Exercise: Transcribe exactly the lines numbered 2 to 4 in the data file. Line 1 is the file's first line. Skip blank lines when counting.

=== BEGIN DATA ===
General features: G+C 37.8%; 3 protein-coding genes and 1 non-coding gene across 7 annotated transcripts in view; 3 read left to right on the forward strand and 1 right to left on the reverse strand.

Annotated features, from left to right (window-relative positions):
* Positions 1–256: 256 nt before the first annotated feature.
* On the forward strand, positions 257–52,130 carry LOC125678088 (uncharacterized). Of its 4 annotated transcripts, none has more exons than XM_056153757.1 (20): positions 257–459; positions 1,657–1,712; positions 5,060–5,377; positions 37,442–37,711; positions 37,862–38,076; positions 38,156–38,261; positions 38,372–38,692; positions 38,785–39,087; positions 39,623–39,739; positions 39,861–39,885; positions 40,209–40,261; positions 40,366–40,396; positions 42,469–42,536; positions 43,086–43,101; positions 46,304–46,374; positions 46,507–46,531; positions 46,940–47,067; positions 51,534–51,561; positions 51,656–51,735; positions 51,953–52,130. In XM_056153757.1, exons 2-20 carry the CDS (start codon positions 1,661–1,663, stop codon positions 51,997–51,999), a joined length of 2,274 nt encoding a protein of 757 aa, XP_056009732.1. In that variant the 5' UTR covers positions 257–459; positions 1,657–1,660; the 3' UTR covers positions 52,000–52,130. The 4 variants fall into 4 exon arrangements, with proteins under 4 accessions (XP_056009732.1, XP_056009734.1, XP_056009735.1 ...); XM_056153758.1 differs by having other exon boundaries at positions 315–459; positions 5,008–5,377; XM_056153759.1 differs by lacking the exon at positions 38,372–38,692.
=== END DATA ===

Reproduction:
Annotated features, from left to right (window-relative positions):
* Positions 1–256: 256 nt before the first annotated feature.
* On the forward strand, positions 257–52,130 carry LOC125678088 (uncharacterized). Of its 4 annotated transcripts, none has more exons than XM_056153757.1 (20): positions 257–459; positions 1,657–1,712; positions 5,060–5,377; positions 37,442–37,711; positions 37,862–38,076; positions 38,156–38,261; positions 38,372–38,692; positions 38,785–39,087; positions 39,623–39,739; positions 39,861–39,885; positions 40,209–40,261; positions 40,366–40,396; positions 42,469–42,536; positions 43,086–43,101; positions 46,304–46,374; positions 46,507–46,531; positions 46,940–47,067; positions 51,534–51,561; positions 51,656–51,735; positions 51,953–52,130. In XM_056153757.1, exons 2-20 carry the CDS (start codon positions 1,661–1,663, stop codon positions 51,997–51,999), a joined length of 2,274 nt encoding a protein of 757 aa, XP_056009732.1. In that variant the 5' UTR covers positions 257–459; positions 1,657–1,660; the 3' UTR covers positions 52,000–52,130. The 4 variants fall into 4 exon arrangements, with proteins under 4 accessions (XP_056009732.1, XP_056009734.1, XP_056009735.1 ...); XM_056153758.1 differs by having other exon boundaries at positions 315–459; positions 5,008–5,377; XM_056153759.1 differs by lacking the exon at positions 38,372–38,692.